It seems we live in an age where loyalty, experience and moxie are competing with bottom line. It seems bottom line is winning. Consolidation and downsizing is rampant in business and the outdoors.
Experience does matter and everyone cannot be replaced with anyone. It seems folks in the boardroom believe that is the case and those who cut the path don’t seem to have anyone protecting their backs.
Mergers and acquisitions are game changers
A case in point in fishing is the recent acquisition of Cabela’s by Bass Pro Shops. The $5 billion merger of mega-giants in retail outdoor equipment positions BPS to be a bigger one, but there is going to be fallout. Having duplicate staffs in some job areas means a reduction in force and the buyer has the right to choose who will stay and who will leave from the seller.
Ten million dollars was earmarked for severance and retirement packages of employees in Sydney, Neb., the corporate home of Cabela’s. No doubt Bass Pro holds all the cards and has a great business plan, but PEOPLE are adversely impacted and years of dedication and loyalty get flushed. More than 1,400 people of a population of 6,800 in Sydney work at Cabela’s.
Some employees in IT and accounting will remain and Cabela’s distribution will remain in Sydney, but overall corporate operations of the conglomerate will move to Springfield, Mo., home of Bass Pro Shops.
This merger should bring consumers better access and availability, but time will tell as competition between the two retail giants had its place. The consumer could price shop. Will he be able to now? Manufacturers could be impacted, too. Bigger may or may not be better.
Does experience really matter? I have always believed those who came before me did all the heavy lifting and deserved most of the credit for success. In professional fishing, anglers such as Gary Klein, Shaw Grigsby, Guido Hibdon, Rick Clunn, Roland Martin and Bill Dance made fishing attractive to the masses. B.A.S.S. and FLW Outdoors built models where the anglers could actually make a living fishing.
It’s funny now that the “young” anglers such as Skeet Reese, Kevin VanDam, Mike Iaconelli and Gerald Swindle are now the veterans. What a difference a few years make.
Locally, men such as Jerry Martoglio, Loren Peters, Terry Gibson, Tommy Kaufman and Eddie Simpson cut the way for anglers by training them on effort and technique. Now young men such as Clay Reeves, Brad Norris, Justin Schick, Daniel Weikle and Dave Whalen are the torch bearers and it’s much more than catching fish and tournaments.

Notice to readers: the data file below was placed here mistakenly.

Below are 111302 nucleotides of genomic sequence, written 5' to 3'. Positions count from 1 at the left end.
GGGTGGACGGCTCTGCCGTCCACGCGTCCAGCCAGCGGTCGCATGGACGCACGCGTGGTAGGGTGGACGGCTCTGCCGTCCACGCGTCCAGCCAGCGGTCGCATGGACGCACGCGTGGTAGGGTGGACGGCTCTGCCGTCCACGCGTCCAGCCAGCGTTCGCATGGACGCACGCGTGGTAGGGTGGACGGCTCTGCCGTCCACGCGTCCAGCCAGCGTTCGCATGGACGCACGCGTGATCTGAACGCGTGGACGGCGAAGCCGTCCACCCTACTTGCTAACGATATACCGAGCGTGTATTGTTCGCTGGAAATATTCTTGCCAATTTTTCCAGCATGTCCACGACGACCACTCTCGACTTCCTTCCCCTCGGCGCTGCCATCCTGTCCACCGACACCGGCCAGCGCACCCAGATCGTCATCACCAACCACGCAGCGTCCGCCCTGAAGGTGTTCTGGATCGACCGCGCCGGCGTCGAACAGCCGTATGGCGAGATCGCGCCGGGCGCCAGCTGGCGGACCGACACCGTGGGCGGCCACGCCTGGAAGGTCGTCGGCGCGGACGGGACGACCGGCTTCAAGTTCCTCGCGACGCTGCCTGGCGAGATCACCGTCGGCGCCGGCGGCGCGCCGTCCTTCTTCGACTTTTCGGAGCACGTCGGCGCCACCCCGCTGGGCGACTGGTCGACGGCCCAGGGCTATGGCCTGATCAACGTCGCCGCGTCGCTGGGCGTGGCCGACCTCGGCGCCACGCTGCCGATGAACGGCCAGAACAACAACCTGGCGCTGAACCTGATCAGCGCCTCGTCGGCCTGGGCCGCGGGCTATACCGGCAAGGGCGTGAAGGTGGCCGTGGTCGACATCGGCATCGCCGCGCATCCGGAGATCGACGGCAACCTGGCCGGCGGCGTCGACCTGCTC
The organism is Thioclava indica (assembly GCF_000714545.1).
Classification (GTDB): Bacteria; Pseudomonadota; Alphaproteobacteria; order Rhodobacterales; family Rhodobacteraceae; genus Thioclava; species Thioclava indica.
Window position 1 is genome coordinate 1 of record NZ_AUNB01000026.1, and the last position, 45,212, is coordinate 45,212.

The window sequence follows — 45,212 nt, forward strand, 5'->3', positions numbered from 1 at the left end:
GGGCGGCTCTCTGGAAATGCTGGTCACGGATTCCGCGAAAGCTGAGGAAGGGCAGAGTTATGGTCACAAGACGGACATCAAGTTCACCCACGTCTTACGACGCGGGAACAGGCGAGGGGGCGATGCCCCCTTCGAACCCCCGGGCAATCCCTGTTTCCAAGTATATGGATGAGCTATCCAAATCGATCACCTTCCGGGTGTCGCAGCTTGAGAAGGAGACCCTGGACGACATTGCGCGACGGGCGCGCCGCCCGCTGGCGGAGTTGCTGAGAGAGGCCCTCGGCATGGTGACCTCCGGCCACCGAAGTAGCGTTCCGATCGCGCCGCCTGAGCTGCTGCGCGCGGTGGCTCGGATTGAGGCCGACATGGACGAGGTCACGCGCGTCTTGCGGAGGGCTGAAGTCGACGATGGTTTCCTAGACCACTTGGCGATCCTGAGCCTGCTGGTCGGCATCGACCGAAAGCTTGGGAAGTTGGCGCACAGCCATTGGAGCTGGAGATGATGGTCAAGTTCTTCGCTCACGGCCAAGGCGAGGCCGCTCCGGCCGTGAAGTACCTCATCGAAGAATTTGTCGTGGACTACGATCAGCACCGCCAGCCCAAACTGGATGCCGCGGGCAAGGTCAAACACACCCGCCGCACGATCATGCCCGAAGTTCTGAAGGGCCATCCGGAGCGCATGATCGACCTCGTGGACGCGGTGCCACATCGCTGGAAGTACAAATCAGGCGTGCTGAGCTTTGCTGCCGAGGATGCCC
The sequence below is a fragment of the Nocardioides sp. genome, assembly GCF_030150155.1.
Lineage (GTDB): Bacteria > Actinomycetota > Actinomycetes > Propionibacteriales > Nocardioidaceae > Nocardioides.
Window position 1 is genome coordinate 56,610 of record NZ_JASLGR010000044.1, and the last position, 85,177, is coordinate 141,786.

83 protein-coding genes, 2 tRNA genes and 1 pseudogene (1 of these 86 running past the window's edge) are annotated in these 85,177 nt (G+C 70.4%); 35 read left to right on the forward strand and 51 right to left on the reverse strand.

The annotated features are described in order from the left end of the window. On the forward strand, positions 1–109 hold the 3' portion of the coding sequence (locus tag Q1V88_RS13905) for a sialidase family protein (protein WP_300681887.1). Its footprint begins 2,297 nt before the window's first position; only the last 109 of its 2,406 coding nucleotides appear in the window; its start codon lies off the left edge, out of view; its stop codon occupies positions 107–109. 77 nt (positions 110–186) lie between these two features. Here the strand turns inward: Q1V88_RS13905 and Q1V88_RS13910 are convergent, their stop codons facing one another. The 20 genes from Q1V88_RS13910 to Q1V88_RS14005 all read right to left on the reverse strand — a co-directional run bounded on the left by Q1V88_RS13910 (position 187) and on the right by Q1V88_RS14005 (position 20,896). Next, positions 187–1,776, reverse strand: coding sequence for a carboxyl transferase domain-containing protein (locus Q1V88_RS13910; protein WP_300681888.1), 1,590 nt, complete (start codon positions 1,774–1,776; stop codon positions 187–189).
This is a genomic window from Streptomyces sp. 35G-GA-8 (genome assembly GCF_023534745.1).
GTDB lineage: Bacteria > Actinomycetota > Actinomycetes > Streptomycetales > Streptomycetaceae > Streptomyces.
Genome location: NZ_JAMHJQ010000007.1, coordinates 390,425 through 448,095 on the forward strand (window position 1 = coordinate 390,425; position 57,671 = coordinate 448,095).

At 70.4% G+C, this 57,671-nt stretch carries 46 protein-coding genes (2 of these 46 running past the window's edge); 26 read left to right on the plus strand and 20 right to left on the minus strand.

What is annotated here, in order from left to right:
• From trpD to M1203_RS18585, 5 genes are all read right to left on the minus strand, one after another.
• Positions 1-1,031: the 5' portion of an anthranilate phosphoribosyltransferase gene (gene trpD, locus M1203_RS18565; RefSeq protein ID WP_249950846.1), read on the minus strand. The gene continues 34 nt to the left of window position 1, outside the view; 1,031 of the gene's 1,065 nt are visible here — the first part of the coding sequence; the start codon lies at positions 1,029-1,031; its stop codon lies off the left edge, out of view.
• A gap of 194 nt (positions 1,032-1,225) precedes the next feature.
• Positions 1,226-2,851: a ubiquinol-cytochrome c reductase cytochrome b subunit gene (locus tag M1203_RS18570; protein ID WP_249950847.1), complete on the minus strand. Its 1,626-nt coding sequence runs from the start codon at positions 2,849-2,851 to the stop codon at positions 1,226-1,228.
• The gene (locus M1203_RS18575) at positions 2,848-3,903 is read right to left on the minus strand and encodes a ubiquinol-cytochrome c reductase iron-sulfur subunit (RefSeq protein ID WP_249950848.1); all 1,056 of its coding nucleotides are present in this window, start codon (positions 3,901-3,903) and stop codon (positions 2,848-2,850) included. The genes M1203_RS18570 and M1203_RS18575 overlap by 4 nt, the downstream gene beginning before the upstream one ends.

Even though they may not know it now, it’s their duty to pass on knowledge to youth anglers who will follow them. Take it from a veteran angler, it happens fast.
Loyalty and integrity: Old school and new school should be about integrity first. Earning your stripes both in life and fishing is fulfilling. There is no staying power in stepping on others or cutting corners to an objective.
Earning it is the best way and doing it the right way still has power. Integrity means doing it right and never having to look over your shoulder. Honesty, no matter how painful it can be at times, builds integrity.
Loyalty is a two-way street. If you are loyal to yourself most likely you will be loyal to your company and fishing. In turn your company and fishing has a duty to be loyal to you. To many it may not seem that way, but ultimately it’s about being able to look in the mirror.
The end game: Ultimately we will all get older and will all be veterans. Time passes quickly and I believe that cutting the swath for others just goes with the territory. I do wish the younger folks would be more respectful of how they got there. I call those who follow behind “inheritors” and they can either ride on the coattails and take credit for today or respect what was done prior and take a leadership role.
Professional golfer Ben Crenshaw told me once, “In order for golf to prosper all of us have to know how we got to where we are today. It’s not just how good you can play the game, but more about the history and technology that has improved to get us there.”
Take a look at your legacy. Is it self-centered and about winning at all costs, or is it making a difference and carrying the ball? The choice is yours.